On track with Plant Trek

Dr Richard Stout's free ‘book’ is entitled Plant Trek, and is focused on GM (genetic modification/manipulation/meddling)/GE (genetic engineering) and plants
Image: Richard Stout, Plant Trek.
Image: Richard Stout, Plant Trek.

What’s better than a book on plant biology? A free book on plant biology! So, let’s applaud the latest initiative from Washington (USA)-based Dr Richard Stout (the ‘plant guy’ who blogs regularly on botanical matters at ‘How Plants Work’) whose ‘book’ entitled Plant Trek is available as a free PDF download. In keeping with its Star Trek, futuristic focus – on GM (genetic modification/manipulation/meddling)/GE (genetic engineering) and plants – it is sub-titled ‘To boldly go where no plant has gone before’, and sub-sub-titled ‘On the past, present & future of plant genetic engineering’. Split infinitive aside, the book deals more with gene-splicing than splitting, and is concerned not with science fiction, but with science fact. But, and as Stout admits, Plant Trek is not a comprehensive textbook on plant genetic engineering and biotechnology. And neither is it a compilation of his blog items (though to have collated the GM-themed items in one place would be no bad thing in itself). Rather, it is intended ‘for people who may be curious about plant genetic engineering’. Since that latter demographic includes members of every cohort imaginable, Plant Trek should be a great resource that can be deployed in a number of settings, whether one is looking for a user-friendly way to teach botanical GM to undergraduates or to employ on those missions to widely reach out and touch the minds of the lay-people of planet Earth. Indeed, the book is intended for people who may be curious about plant genetic engineering, but who don’t want to read a long, technical textbook on the subject (so, ideal for most undergraduates…). And with chapters such as ‘Where Do New Plants Come From?’, ‘How To Make A Transgenic Plant’, ‘Gene Guns, Terminators & Traitors’, ‘Farmaceuticals, Plantibodies & Edible Vaccines’, ‘Into The Wild’, and ‘Are GM Plants Self-Replicating Inventions?’, it covers the spectrum of past and present facets of, and concerns over, this relatively new technology. It also peers into the future a little with its penultimate chapter, ‘Plant Trek – The Next Generation’. And it’s bang up-to-date with its final chapter – ‘DIY Plant Genetic Engineering’ – which examines the phenomenon of ‘garage biology’ and ‘bio-hacking’. This brave new world of the so-called ‘DIY DNA hobbyist’ and ‘DNA accessoriser’ is exemplified by Antony Evans’ ‘Glowing Plants: Natural Lighting with no Electricity’ project. Despite being a ‘self-published’ tome, Plant Trek is academically rigorous and contains links to relevant academic articles and other web-resources (yes, even good old Wikipedia…). What’s not to like (and it’s FREE!)? Cheers, Richard.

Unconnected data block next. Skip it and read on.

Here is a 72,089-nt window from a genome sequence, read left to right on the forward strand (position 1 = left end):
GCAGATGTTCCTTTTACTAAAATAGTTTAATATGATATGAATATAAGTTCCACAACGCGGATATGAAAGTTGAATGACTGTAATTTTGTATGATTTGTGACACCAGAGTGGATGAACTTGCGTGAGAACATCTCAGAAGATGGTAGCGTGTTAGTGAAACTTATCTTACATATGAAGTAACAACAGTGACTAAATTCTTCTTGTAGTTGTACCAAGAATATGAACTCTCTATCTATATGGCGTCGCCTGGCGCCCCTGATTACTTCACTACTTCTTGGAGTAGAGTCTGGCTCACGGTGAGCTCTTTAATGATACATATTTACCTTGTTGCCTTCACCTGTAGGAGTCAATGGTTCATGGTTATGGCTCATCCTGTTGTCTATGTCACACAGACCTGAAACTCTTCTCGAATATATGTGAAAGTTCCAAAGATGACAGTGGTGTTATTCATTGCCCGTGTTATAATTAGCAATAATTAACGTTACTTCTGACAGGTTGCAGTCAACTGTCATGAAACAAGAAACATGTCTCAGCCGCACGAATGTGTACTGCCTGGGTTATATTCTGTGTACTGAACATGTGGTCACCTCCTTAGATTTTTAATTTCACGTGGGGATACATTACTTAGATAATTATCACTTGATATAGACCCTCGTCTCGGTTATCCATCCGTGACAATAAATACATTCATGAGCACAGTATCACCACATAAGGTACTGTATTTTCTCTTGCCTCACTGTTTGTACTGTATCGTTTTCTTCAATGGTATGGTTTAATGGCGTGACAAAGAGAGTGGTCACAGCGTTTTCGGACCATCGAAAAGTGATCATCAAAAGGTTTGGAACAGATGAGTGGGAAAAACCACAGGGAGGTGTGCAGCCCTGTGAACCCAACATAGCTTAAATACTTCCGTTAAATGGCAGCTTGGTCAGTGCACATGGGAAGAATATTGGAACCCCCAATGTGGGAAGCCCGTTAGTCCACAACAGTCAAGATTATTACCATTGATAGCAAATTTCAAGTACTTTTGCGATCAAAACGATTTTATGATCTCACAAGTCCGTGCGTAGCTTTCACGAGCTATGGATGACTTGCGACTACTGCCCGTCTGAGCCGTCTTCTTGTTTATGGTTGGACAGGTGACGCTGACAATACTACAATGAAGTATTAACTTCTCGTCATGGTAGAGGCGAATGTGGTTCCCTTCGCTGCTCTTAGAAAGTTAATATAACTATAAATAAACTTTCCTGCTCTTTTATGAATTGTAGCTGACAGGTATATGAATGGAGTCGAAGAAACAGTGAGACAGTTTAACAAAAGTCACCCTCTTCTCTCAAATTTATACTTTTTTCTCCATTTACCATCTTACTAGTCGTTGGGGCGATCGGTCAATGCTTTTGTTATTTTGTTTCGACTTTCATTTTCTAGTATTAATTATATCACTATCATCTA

[And if you’re interested in other ‘different’ ways of getting academic, plant biology messages across, why not check out Liam O’Donnell’s Understanding Photosynthesis with Max Axiom, Super Scientist’. It’s a ‘graphic novel’ about… photosynthesis that’s targeted at the 8–14 year-olds. Sadly, it’s not free, but it did win the 2008 Teachers’ Choice Award for Children’s Books. And if you want more photosynthesis, there’s always ‘A Leaf in Time – A Popular Introduction to Photosynthesis’ by the University of Sheffield (UK)’s Emeritus Professor of Photosynthesis, David Walker, which is free… – Ed.]